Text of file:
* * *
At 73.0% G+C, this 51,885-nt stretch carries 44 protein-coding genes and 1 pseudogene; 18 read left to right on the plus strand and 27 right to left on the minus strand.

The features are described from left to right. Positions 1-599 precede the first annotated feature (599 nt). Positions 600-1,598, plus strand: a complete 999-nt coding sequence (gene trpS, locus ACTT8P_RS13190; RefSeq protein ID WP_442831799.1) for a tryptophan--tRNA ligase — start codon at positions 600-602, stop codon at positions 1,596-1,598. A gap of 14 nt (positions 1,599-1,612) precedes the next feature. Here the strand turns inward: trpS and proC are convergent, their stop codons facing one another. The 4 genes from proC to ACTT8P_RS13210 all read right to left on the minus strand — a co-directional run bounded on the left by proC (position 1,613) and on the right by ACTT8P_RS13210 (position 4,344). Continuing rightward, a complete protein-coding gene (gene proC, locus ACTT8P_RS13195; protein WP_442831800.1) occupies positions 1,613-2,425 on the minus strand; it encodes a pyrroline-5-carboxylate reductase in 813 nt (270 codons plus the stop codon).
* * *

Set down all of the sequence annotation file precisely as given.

At 73.0% G+C, this 51,885-nt stretch carries 44 protein-coding genes and 1 pseudogene; 18 read left to right on the plus strand and 27 right to left on the minus strand.

The features are described from left to right. Positions 1-599 precede the first annotated feature (599 nt). Positions 600-1,598, plus strand: a complete 999-nt coding sequence (gene trpS, locus ACTT8P_RS13190; RefSeq protein ID WP_442831799.1) for a tryptophan--tRNA ligase — start codon at positions 600-602, stop codon at positions 1,596-1,598. A gap of 14 nt (positions 1,599-1,612) precedes the next feature. Here the strand turns inward: trpS and proC are convergent, their stop codons facing one another. The 4 genes from proC to ACTT8P_RS13210 all read right to left on the minus strand — a co-directional run bounded on the left by proC (position 1,613) and on the right by ACTT8P_RS13210 (position 4,344). Continuing rightward, a complete protein-coding gene (gene proC, locus ACTT8P_RS13195; protein WP_442831800.1) occupies positions 1,613-2,425 on the minus strand; it encodes a pyrroline-5-carboxylate reductase in 813 nt (270 codons plus the stop codon).